US 4910358 A
A woven cable has plural signal conductors, a pair of ground conductors for each signal conductor (one on each side thereof) and spacer fibers between adjacent conductors, the separation created by the spacer fibers determining the impedance between conductors. The foregoing all extend in the warp direction. The warp conductors are interwoven with weft fibers in such manner that each signal conductor and the ground conductors on either side thereof at all times are simultaneously above or below a particular weft fiber. Cross-talk is materially reduced, capacitance is more consistent, velocity of propagation is increased, signal loss is reduced, and rise time is lowered thereby.
1. A flat, woven cable comprising warp elements and weft elements,
said warp elements comprising
a first signal conductor,
a first ground conductor located in a first transverse direction relative to said first signal conductor,
a second ground conductor located in a second transverse direction relative to said first signal conductor opposite said first direction,
said first signal conductor, said first ground conductor and said second ground conductor being at all times parallel in all three coordinate planes with no skew,
a second signal conductor spaced from said first signal conductor,
a third ground conductor located in said first direction relative to said second signal conductor and in said second direction relative to said second ground conductor,
a fourth ground conductor located in a second direction relative to said second signal conductor,
said second signal conductor, said third ground conductor and said fourth ground conductor being at all times parallel in all three coordinate planes with no skew,
spacer threads between adjacent conductors;
said weft elements comprising a plurality of longitudinally spaced apart weft filler threads perpendicular to said warp elements,
said first signal conductor and said first and second ground conductors being located above a first of said plurality of weft threads and below a second of said plurality of weft threads,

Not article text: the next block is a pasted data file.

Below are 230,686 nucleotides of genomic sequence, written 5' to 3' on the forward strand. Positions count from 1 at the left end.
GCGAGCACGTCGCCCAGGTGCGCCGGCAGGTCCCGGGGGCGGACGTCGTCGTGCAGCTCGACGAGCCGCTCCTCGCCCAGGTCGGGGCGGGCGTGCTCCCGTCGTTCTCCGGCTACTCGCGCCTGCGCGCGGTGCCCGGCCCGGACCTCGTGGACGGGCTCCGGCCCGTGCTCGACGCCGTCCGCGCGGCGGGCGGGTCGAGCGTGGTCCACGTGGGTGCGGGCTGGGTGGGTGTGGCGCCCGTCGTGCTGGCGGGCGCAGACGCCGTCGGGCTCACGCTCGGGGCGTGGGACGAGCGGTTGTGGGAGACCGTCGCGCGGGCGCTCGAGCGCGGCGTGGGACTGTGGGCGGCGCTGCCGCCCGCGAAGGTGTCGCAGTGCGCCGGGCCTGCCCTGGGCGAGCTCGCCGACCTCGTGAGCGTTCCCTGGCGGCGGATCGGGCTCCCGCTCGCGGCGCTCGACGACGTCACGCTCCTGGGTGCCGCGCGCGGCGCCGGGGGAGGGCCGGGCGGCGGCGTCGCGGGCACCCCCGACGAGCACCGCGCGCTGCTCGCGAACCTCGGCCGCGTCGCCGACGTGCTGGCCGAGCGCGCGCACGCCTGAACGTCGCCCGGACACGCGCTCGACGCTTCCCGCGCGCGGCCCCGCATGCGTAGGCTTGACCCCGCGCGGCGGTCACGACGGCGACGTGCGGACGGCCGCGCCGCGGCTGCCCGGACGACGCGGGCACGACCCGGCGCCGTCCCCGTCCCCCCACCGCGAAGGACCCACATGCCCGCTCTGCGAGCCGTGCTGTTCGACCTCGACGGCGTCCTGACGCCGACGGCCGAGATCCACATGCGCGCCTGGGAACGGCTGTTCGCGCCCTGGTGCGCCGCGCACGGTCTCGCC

said second signal conductor and said third and fourth ground conductors being located below said first weft thread and above said second weft thread.
2. A cable according to claim 1 in which said weft threads are continuous and are connected by loops at the side edges of said cable.
3. A cable according to claim 2 which further comprises an edge cord on at least one side edge of said cable woven through said loops.
4. A cable according to claim 1 in which said spacer threads comprise first, second, and third threads located in a first direction from said first signal conductor and a second direction from said first ground conductor, said first and third threads being above a first weft thread and below the next adjacent weft thread, said second weft thread being below said first weft thread and above said next adjacent weft thread.
5. A cable according to claim 1 of a pattern in which said first signal conductor passes over a first two consecutive weft threads and under the next two consecutive weft threads, said second signal conductor passing under said first two consecutive weft threads and over said next two consecutive weft threads.
6. A flat woven cable comprising warp elements and a plurality of weft threads perpendicular to said warp elements,
said warp elements comprising
a first signal conductor and first and second ground conductors on opposite sides of said first signal conductor, said first signal conductor and said first and second ground conductors being at all times on the same side of any weft thread,
a second signal conductor and third and fourth ground conductors on opposite sides of said second signal conductor, said second signal conductor and said third and fourth ground conductors being at all times on the same side of any weft thread,
said first and second signal conductors and their associated ground conductors being at all times on opposite sides of any weft thread.
7. A cable according to claim 6 in which said weft threads are continuous and formed in loops at the edges of said cable.
8. A cable according to claim 7 which further comprises an edge cord on at least one edge of said cable woven through adjacent loops.
9. A cable according to claim 6 which further comprises a plurality of spacer threads disposed in the warp direction and woven through said weft threads, said spacer threads spacing said conductors apart to control impedance.
10. A cable according to claim 6 in which a particular signal conductor is at all times parallel, at a constant distance, and with zero skew in all three coordinate planes relative to its associated ground conductors.
1. Field of the Invention
This invention relates to a new and improved woven flat cable controlling cross-talk and impedance between the various conductors which are contained therein. Such a flat woven cable is intended for high frequency transmission of electronic signals in communications between two pieces of electronic equipment.
2. Description of Related Art
Impedance control by weaving a selected number and different thicknesses of dielectric fibers between adjacent conductors is known. The number and width of the fibers controls the spacing between conductors and hence controls the impedance therebetween.
The use of pairs of grounding conductors to control cross-talk between adjacent signal conductors is also known.
U.S. Pat. No. 4,143,236 discloses a pair of ground wires between adjacent signal wires in parallel relation.